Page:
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Melibe engeli  Risbec, 1937

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Melibe engeli is easily recognizable because it is the only known translucent Melibe. The body and cerata are translucent greenish yellow, with numerous small papillae, the digestive gland duct is well visible in the median part of each ceras, some internal organs are visible through the body.
This species was posted on 21 June 2005 at these websites as Melibe engeli  Risbec, 1937.
Richard Willan wrote: "This species of Melibe has recently been redescribed and the name established as Melibe rangii by Nathalie Yonow in her book on the sea slugs of the Red Sea."
I changed it on 8 October 2011 into Melibe rangii  Bergh, 1875.
In their recent publication list Gosliner & Pola (2012) Melibe engeli  Risbec, 1937 as "distinct and recognizable",
they suggest that Melibe rangi  Bergh, 1875 is "most likely a synonym of M. viridis".
Reference:
Terrence Gosliner & Marta Pola (2012): Diversification of filter-feeding nudibranchs: two remarkable new species of Melibe (Opisthobranchia: Tethyiidae) from the tropical western Pacific, Systematics and Biodiversity, Volume 10, Issue 3, 2012 , pages 333-349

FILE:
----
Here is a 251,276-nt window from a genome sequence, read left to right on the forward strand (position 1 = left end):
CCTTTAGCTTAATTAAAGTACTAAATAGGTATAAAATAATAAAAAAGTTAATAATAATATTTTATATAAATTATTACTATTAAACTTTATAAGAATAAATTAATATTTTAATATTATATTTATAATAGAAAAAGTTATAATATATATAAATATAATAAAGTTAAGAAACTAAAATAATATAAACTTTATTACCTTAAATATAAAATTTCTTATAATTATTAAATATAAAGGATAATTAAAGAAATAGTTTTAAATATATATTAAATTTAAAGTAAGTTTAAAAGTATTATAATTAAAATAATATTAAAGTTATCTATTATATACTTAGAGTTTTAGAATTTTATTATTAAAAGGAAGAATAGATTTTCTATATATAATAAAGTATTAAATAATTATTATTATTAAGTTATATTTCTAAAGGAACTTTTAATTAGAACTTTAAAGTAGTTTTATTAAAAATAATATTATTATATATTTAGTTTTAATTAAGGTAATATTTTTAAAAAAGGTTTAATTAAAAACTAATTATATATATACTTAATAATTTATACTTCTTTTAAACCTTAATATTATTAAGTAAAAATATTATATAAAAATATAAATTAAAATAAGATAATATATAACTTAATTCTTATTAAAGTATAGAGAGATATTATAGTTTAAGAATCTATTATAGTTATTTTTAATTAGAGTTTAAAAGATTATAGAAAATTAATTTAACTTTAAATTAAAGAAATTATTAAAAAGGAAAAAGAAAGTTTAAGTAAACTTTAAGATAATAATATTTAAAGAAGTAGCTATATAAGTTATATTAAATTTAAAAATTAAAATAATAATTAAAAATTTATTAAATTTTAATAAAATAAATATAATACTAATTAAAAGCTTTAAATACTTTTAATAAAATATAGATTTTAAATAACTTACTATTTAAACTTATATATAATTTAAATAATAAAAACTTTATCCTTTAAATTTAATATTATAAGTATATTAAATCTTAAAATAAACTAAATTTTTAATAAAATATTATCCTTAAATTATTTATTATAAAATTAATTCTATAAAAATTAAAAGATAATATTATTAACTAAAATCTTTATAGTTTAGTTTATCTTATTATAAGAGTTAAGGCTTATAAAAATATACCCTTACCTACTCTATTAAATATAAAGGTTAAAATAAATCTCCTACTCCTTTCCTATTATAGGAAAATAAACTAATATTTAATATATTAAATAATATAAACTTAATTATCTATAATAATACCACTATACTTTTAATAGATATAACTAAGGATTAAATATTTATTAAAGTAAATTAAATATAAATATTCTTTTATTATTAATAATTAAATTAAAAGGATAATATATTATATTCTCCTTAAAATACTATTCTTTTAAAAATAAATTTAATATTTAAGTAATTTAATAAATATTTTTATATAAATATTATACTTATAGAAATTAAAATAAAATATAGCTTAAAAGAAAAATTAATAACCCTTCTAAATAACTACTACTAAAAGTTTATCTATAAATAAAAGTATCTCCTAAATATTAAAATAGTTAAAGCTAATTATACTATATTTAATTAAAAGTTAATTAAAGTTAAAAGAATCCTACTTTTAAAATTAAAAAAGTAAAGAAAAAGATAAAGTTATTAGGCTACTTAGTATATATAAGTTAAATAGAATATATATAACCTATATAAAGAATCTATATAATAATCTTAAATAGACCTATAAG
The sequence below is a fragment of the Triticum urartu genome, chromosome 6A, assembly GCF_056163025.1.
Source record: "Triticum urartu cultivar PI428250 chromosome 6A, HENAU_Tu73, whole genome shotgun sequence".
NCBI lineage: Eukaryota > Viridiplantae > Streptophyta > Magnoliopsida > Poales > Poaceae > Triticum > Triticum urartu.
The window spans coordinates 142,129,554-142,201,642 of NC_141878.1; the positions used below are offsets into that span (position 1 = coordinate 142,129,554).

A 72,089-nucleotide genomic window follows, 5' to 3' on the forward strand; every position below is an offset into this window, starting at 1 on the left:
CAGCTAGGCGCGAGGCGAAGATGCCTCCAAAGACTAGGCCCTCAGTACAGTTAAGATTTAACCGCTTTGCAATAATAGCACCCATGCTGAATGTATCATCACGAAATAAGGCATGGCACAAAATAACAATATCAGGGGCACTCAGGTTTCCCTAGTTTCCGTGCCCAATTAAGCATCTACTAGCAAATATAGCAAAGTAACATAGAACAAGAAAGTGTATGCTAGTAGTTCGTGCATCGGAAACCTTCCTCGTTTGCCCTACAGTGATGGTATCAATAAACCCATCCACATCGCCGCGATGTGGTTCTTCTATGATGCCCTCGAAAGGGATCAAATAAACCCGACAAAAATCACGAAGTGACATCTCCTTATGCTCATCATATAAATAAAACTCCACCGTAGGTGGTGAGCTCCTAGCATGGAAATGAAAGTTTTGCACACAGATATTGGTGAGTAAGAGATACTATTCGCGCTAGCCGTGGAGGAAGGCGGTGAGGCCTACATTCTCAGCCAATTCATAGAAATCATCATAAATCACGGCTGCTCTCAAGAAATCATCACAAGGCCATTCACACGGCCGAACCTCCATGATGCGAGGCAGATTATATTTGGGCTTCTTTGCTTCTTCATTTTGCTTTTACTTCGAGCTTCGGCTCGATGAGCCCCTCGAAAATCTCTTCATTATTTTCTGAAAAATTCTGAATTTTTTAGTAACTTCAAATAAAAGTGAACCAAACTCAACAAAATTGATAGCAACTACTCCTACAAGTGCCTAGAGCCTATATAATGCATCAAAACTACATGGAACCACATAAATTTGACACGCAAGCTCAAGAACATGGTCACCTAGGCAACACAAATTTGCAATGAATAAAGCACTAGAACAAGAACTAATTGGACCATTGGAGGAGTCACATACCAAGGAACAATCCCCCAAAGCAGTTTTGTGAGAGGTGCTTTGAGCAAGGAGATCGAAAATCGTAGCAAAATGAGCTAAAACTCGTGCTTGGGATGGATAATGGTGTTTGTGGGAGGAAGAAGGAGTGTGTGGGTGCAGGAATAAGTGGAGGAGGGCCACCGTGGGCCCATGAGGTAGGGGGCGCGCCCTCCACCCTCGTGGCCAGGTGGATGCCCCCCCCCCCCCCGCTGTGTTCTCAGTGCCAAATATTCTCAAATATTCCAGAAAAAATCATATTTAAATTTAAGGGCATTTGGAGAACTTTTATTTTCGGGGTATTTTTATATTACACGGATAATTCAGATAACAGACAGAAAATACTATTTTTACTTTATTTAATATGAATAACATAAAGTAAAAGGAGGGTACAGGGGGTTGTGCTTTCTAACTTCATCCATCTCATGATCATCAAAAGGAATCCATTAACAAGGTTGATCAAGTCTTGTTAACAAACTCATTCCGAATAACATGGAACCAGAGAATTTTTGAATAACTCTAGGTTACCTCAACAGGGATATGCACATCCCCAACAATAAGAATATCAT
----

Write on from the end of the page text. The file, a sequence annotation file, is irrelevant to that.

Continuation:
online available at: http://www.tandfonline.com/doi/abs/10.1080/14772000.2012.717551
I changed it back into Melibe engeli  Risbec, 1937 on 12 October 2012
The most unique attribute of the genus Melibe and so of Melibe engeli is their method of feeding. They have no radular teeth and but have developed the oral veil into a large veil or "fish net" which they use to constantly scan the substrate as they crawl along. When the sensitive papillae on the inner edge of the oral veil touch a small crab or crustacean the edge of the veil is rapidly contracted, trapping the prey, which is then ingested.
More information on Melibe engeli are on Bill Rudman's Sea-Slug Forum!
How to cite:
Köhler, E. (2016), published 7 December 2016, Melibe engeli  Risbec, 1937
available from https://www.Philippine-Sea-Slugs.com/Nudibranchia/Dexiarchia/Melibe_engeli.htm